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(60.37, Cuneiform Records)
TRACK LIST: 1. Envoutement (Bewitchment) 9:16 2. Bolide Debile (Dare Devil) 8.44 3. La Roche (Meeting Point) 9.17 4. Ecart-Type (Standard Deviation) 6.39 5. A Determiner (To Be Determined) 10.29 6. Avanti (Onward) 8.18 7. Reveille-Matin (Shadow of the Alarm Clock) 7.54 LINEUP: Bernard Falaise – guitars, fretless bass, mandolin, banjo; keyboards Pascal Globensky – keyboards, synthesizers, piano Nicolas Masino – bass; keyboards, piano Remi Leclerc – drums, percussion With: Pierre Labbe – tenor & baritone saxophones Marie-Chantal Leclair – soprano saxophone Maxime St-Pierre – trumpet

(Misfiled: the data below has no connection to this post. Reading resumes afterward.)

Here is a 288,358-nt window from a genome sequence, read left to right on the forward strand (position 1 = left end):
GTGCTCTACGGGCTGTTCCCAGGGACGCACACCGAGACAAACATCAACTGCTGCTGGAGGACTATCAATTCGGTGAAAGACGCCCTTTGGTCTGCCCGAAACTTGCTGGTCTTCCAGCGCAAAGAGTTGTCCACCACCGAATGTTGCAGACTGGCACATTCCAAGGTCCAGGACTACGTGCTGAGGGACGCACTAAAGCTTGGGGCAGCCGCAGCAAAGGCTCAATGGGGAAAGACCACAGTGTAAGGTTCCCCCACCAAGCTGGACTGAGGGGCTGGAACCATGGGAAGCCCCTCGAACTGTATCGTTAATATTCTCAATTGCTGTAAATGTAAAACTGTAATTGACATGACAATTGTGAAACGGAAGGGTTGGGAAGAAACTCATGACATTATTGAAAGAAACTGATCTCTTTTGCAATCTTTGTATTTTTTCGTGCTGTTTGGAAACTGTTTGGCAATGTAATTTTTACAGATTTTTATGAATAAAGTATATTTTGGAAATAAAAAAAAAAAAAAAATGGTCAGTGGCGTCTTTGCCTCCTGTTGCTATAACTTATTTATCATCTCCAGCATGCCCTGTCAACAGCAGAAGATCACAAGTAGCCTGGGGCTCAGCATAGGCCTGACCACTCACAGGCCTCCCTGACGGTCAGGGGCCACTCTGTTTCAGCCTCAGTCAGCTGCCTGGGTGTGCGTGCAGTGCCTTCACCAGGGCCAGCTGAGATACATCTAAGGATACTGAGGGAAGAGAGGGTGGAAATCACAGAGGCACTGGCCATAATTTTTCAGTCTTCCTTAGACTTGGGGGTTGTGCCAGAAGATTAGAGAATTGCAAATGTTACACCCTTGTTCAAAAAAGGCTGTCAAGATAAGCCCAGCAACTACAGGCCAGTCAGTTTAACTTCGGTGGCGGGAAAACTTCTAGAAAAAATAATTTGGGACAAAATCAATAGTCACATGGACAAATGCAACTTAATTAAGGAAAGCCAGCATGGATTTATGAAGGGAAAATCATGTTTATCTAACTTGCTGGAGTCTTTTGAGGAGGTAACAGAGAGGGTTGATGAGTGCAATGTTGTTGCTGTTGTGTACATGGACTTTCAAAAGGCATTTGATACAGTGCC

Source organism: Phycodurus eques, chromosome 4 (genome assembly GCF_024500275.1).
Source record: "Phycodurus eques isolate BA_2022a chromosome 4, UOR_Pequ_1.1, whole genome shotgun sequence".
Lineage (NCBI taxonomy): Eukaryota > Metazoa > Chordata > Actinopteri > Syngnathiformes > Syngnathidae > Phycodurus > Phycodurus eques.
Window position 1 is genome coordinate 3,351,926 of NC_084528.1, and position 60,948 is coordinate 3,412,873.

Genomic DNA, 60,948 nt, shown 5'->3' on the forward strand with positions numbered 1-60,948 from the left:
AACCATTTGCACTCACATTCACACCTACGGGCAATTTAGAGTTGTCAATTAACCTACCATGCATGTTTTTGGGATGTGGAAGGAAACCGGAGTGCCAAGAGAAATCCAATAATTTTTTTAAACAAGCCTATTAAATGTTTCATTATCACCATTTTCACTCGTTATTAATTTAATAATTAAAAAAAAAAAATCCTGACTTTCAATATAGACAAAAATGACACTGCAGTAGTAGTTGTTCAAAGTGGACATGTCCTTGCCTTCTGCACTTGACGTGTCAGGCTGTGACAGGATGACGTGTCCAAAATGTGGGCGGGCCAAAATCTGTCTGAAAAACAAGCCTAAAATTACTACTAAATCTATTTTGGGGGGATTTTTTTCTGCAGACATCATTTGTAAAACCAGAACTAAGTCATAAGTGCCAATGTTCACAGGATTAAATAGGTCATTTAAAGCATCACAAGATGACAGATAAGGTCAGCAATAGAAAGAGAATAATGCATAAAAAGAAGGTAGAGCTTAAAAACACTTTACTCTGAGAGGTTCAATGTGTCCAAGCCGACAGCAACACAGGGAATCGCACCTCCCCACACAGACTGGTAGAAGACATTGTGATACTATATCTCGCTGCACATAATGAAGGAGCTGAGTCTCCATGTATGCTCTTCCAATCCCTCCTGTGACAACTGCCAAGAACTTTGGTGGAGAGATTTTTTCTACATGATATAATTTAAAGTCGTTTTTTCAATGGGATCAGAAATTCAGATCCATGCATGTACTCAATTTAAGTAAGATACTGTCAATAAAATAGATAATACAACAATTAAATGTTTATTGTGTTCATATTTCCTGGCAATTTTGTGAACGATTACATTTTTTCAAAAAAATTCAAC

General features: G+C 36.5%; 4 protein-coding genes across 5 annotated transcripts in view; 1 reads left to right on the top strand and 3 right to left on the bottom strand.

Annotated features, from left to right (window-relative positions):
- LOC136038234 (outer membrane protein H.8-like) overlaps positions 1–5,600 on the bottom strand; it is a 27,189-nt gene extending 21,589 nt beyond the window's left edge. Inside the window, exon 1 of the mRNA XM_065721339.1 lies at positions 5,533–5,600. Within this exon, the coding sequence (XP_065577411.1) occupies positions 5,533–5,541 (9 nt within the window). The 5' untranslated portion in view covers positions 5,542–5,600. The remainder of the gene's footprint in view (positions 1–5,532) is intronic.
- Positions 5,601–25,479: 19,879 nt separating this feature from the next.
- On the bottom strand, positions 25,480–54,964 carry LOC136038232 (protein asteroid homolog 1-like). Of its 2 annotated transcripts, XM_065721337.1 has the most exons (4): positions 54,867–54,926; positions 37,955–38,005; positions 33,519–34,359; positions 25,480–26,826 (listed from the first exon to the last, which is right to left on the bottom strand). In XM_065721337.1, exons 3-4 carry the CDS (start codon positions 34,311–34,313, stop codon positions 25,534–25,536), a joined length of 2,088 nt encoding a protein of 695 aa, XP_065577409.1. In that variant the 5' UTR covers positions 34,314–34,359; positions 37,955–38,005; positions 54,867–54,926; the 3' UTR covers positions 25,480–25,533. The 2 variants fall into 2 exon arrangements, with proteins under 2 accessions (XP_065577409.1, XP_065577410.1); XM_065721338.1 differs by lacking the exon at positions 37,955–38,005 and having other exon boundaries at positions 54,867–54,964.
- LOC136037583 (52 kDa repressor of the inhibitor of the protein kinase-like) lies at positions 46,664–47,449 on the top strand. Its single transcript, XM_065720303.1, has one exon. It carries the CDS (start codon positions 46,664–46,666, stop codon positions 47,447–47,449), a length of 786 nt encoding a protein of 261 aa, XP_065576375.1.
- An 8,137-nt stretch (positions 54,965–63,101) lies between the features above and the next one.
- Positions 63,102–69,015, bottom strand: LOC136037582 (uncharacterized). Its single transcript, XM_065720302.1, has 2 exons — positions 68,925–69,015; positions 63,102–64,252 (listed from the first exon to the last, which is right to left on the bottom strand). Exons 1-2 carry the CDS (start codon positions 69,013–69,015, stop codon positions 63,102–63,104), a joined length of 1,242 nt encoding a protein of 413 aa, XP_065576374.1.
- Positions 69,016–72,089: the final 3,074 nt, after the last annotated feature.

Prolusion. MIRIODOR are a Canadian, Montreal-based, quartet that have been active since 1980, when they were formed in Quebec City by keyboardist Pascal Globensky and Fran?ois Emond (who has long since left the band). Their debut album, “Rencontres”, was released in 1985, followed by another six studio albums. The release of “Avanti!” was celebrated by Miriodor’s participation in the last edition of FMPM (Festival des Musiques Progressives de Montreal) in September 2009, where they headlined on the final day of the event.